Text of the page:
About 8.5% of patients with myasthenia gravis (MG) are drug-refractory, and these patients are more likely to be women, have an early onset age, and have anti–muscle-specific tyrosine kinase (MuSK) antibodies, according to a study in the Annals of Clinical and Translational Neurology.

Patients with MG are considered to be drug-refractory when their MG Foundation of America post-intervention status (MGFA-PIS) is either unchanged or worsens following treatment with corticosteroids and a minimum of 2 other autoimmune suppressive agents. These drugs are used in adequate doses for an adequate duration, but if patients present disabling symptoms or side effects, they may be classified as a patient with drug-refractory MG after an international expert consensus. Researchers believe identifying the characteristics of this patient population could potentially lead to new treatments and decrease mortality and morbidity.

The objective of the current study was to determine the clinical, immunologic, and therapeutic characteristics in patients with drug-refractory MG by reviewing data from the MG Registry in Spain, which is part of the Spanish Neuromuscular Diseases Registry.


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The cross-sectional, multicenter study included patients with MG onset from January 1, 2000, to December 31, 2017. Follow-up ended at death or at the end of the study on December 31, 2019.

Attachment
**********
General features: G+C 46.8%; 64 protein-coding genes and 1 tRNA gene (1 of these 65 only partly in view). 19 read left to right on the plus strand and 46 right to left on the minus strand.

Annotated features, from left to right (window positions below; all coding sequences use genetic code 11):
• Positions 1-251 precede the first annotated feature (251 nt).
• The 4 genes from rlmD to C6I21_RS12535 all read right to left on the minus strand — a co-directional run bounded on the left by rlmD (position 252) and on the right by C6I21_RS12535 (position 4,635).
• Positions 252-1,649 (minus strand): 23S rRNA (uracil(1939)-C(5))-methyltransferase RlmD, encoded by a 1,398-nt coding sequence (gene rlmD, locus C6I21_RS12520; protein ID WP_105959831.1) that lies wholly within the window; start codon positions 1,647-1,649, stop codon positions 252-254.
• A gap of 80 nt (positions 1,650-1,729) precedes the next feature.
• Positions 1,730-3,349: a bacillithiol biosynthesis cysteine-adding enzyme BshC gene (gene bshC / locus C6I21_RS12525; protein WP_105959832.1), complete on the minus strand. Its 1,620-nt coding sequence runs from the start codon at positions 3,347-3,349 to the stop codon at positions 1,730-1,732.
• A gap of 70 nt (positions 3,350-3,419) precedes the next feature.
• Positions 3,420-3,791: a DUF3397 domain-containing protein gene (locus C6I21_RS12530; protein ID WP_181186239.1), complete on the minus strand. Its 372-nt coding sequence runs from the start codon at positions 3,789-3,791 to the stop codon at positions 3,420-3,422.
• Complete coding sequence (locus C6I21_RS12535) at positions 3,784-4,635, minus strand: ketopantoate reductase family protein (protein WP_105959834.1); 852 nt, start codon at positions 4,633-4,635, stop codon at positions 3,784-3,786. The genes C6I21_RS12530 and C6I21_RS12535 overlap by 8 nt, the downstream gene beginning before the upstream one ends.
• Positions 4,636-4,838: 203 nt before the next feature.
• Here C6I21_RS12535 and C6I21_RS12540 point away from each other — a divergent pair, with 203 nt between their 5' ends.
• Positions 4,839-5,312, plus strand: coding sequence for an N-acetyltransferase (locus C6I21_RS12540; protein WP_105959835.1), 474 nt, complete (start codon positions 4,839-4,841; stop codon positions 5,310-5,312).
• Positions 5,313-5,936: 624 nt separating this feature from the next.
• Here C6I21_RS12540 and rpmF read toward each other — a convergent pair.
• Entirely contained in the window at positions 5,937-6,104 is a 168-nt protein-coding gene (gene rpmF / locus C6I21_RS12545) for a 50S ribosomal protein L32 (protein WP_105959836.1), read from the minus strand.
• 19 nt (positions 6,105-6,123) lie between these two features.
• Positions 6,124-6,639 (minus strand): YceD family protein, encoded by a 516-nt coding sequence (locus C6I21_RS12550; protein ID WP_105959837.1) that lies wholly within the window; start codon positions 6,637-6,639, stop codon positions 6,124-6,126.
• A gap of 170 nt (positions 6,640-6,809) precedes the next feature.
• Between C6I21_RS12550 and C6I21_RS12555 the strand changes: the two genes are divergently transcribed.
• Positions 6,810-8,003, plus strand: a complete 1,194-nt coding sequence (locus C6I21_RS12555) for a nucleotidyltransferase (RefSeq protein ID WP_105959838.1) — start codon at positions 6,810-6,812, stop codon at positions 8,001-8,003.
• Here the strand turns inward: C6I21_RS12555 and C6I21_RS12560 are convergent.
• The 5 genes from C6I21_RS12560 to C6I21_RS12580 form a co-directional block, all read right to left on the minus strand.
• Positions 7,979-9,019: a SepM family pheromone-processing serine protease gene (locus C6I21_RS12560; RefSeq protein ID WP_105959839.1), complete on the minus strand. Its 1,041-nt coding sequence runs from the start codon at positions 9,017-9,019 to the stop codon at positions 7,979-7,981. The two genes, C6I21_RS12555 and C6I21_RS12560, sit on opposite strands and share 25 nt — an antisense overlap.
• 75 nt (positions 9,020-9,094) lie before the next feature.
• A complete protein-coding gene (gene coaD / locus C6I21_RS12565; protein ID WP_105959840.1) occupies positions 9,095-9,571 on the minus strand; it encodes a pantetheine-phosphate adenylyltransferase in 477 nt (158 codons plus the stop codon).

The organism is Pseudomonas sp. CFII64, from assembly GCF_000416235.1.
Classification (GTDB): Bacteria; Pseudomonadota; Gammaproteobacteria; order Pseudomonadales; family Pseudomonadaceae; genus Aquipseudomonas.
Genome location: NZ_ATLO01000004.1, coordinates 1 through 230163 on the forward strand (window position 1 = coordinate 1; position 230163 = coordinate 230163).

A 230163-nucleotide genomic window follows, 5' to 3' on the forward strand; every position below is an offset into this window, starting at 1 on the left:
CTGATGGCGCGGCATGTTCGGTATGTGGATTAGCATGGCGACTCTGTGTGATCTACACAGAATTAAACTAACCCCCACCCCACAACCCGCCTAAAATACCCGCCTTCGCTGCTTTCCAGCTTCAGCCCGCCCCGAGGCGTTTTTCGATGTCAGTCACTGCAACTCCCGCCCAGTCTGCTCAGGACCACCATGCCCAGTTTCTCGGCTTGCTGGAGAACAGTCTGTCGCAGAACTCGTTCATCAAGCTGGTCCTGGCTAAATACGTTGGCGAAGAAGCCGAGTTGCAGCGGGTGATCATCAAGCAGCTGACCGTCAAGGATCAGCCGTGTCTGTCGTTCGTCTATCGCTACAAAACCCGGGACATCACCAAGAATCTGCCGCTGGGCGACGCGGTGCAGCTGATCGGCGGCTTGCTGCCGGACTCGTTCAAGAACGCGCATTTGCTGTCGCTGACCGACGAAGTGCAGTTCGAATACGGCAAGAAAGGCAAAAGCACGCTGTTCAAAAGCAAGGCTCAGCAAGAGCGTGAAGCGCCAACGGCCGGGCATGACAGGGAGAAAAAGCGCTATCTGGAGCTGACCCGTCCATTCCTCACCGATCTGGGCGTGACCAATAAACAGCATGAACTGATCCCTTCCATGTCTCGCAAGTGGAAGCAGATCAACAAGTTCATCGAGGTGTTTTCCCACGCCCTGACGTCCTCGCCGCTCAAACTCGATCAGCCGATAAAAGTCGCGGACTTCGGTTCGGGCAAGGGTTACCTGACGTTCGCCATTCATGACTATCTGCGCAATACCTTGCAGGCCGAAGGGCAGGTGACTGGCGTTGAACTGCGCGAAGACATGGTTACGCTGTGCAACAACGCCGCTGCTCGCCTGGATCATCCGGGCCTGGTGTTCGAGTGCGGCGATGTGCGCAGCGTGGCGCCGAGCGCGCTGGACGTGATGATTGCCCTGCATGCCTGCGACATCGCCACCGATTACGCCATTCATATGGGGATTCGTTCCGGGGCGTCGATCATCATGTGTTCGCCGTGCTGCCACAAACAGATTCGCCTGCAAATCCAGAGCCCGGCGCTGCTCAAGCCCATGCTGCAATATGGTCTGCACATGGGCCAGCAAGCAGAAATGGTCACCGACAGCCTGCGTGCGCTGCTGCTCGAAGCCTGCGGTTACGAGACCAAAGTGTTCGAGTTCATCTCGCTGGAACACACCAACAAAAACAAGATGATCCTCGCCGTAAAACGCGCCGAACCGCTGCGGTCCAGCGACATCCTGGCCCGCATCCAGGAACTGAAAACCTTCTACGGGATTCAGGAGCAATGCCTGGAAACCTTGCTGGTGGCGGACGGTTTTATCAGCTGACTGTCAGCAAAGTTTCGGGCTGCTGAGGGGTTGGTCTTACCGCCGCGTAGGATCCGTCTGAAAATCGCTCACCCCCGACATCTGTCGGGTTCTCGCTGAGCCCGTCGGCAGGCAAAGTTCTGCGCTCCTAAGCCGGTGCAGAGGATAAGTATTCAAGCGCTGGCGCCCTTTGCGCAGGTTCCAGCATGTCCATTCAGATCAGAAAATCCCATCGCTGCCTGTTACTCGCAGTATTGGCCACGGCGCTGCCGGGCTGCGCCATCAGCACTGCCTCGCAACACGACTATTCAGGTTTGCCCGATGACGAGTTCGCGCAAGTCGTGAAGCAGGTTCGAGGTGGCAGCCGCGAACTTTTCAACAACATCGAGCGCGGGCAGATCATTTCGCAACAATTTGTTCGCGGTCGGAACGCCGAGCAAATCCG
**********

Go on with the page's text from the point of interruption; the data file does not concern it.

A total of 990 patients with MG from 15 hospitals were included; their mean age at onset was 57.2 years (SD 19.1), and 52.2% were men.

Of the cohort, 84 patients (8.5%) were drug-refractory. This group had a mean onset age of 44.4 years (SD 18.0), 75% were women, 81% had anti–acetylcholine receptor (AChR) antibodies, 6% had anti-MuSK antibodies, 1.2% had anti-AChR and anti-MuSK antibodies, and 11.9% were seronegative.

Participants with drug-refractory MG were more frequently women (P < .0001), younger at onset (P < .0001), and anti-MuSK positive (P =.0001), compared with nondrug-refractory participants. Drug-refractory patients also had generalized MG (P =.001 at onset and P <.0001 at maximal worsening), bulbar symptoms (P =.018), and life-threatening events (P =.002) at maximal worsening more frequently than did nondrug-refractory patients.

After a mean follow-up of 9.8 years (SD 4.5), fewer drug-refractory patients achieved remission or had minimal manifestations vs nondrug-refractory patients (42.9% vs 79.8%, P <.0001). Also, 42.6% of anti-AChR–positive MG patients achieved remission or had minimal manifestations at the end of follow-up. This MGFA-PIS status was attained by 10% of seronegative patients and 100% of those who were anti-MuSK positive.

A total of 42 patients (50%) had side effects that led to drug withdrawal.

The main study limitation is that the population may be biased regarding disease severity and nonresponse to commonly used drugs, as data were primarily collected at tertiary university hospitals. Also, the findings may be not transferable to smaller hospitals or other settings in different countries where not all treatments are available.

“Seronegative drug-refractory patients specifically need more effective drugs, as most patients do not respond favorably to any treatment,” stated the researchers. “The clinical and immunological characteristics associated with drug-refractory MG may indicate that distinctive immunopathologic pathways or biological mechanisms are involved in the development of drug-refractory MG.”

Reference

Cortés-Vicente E, Álvarez-Velasco R, Pla-Junca F, et al. Drug-refractory myasthenia gravis: clinical characteristics, treatments, and outcome. Ann Clin Transl Neurol. Published online January 26, 2022. doi:10.1002/acn3.51492



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